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Galileo Project

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					Galileo Project


       Launch: October 1989
       Arrive: December 1995
       Crashes into Jupiter:
       September 21, 2003
•The Galileo spacecraft and its Inertial Upper
Stage booster rocket were deployed from the
space shuttle Atlantis October 18, 1989.
•Shortly thereafter, the booster rocket fired
and separated, sending Galileo on its six-year
journey to the planet Jupiter.

                 •Upon its arrival at Jupiter in
                 December 1995, Galileo
                 released a probe into the
                 atmosphere that gathered data
                 on the composition of the
                 planet's clouds.
                 •The orbiter relayed probe
                 information back to Earth and
                 surveyed and photographed
                 Jupiter and some of its major
                 satellites.
•Galileo's mission was
to study Jupiter and its
moons in more detail
than any previous
spacecraft.
•The spacecraft is
named in honor of the
first modern
astronomer --- Galileo
Galilei. He made the
first observations of the
heavens using a
telescope in 1610.
    This picture of Antarctica is a mosaic of 40 images obtained by the Galileo
spacecraft's camera using the red, green, and violet filters. When the images were
  taken several hours after Galileo's first Earth flyby on December 8, 1990, the
      spacecraft was about 200,000 kilometers (124,000 miles) from Earth.
View of Australia from Galileo
Eight days after its
second encounter with
the Earth, the Galileo
spacecraft was able to
look back and capture
this remarkable view of
the Moon in orbit about
the Earth, taken from a
distance of about 6.2
million kilometers (3.9
million miles), on
December 16, 1992.
These four images of the Moon are from data acquired by the Galileo
 spacecraft's Near-Infrared Mapping Spectrometer during Galileo's
                December 1992 Earth/Moon flyby.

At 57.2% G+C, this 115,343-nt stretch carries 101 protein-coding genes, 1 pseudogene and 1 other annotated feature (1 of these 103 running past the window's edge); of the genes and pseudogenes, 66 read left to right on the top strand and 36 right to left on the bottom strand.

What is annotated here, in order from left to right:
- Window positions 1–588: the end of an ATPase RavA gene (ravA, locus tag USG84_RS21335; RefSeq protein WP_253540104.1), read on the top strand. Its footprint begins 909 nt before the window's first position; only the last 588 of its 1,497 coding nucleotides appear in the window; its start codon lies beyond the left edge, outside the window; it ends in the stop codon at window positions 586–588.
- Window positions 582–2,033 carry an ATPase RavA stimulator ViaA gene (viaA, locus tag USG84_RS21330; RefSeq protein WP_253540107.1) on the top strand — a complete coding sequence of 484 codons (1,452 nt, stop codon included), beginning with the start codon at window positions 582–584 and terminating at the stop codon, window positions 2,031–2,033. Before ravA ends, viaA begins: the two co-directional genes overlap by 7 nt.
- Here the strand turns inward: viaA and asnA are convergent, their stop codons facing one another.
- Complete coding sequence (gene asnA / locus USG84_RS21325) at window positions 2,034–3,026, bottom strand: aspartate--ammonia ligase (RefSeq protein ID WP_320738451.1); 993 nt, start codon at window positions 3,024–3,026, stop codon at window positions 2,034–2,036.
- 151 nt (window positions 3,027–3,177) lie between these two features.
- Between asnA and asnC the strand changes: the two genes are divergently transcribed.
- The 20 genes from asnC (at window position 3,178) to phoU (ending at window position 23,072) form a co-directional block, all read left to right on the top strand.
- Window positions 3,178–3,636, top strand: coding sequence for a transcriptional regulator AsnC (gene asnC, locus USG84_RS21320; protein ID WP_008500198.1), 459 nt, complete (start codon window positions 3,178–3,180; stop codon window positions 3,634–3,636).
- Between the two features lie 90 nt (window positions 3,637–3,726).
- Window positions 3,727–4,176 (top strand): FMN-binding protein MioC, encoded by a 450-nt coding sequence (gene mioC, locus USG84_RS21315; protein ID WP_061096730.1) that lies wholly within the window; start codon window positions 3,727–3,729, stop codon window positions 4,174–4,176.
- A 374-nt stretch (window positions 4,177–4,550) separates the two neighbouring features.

This is the orbital tour that Galileo
        took while at Jupiter
This is an image
of Jupiter’s
atmosphere
imaged by
Galileo. Each
pixel is 35.7 km
squared.
 The great red spot on Jupiter is a huge storm made visible by variations
in the composition of the cloud particles. The Red Spot is not unique, but
 is simply the largest of a class of long-lived vortices, some of which are
                   visible in the lower part of the image.
In 1994, Galileo was perfectly positioned to
watch the fragments of comet Shoemaker-
         Levy 9 crash into Jupiter.
 A portion of a chain of impact craters on Jupiter's moon Callisto is seen in this
image taken by the Galileo spacecraft on November 4, 1996. This crater chain
 on Callisto is believed to result from the impact of a split object, similar to the
     fragments of Comet Shoemaker- Levy 9 which smashed into Jupiter's
                           atmosphere in July of 1994.
The cone-shaped Galileo probe entered the atmosphere of
 Jupiter on Dec. 7, 1995, at a speed of over 106,000 mph
   and survived deceleration forces of 228 times Earth's
 gravity. After deploying a parachute, it relayed data to the
    Galileo orbiter spacecraft overhead for 57 minutes.
It appeared that Jupiter's atmosphere is
drier than thought. Measurements from
the probe showed few clouds, and
lightning only in the distance. It was
only later that it was discovered that the
probe had entered an area called a "hot
spot."
It appeared that Jupiter's atmosphere
was drier than thought. Measurements
from the probe showed few clouds, and
lightning only in the distance. It was
only later that it was discovered that the
probe had entered an area called a "hot
spot."




Towards the end of the descent, the
probe measured winds of 450 miles per
hour - stronger than anything on Earth.
The probe was finally melted and
vaporized by the intense heat of the
atmosphere.
      What’s in store for Galileo?
                        Galileo will crash into
                        Jupiter on September 21,
                        2003, ending its 14 year
                        mission.




Where is Galileo now?
  In the Future
The Jupiter Icy Moons
Orbiter is an ambitious
proposed mission to orbit
three planet-sized moons
of Jupiter -- Callisto,
Ganymede and Europa --
which may harbor vast
oceans beneath their icy
surfaces. The mission
would launch in 2012 or
later.
The Jupiter Icy Moons Mission
could shed light on Europa, a
mysterious moon of Jupiter.

				
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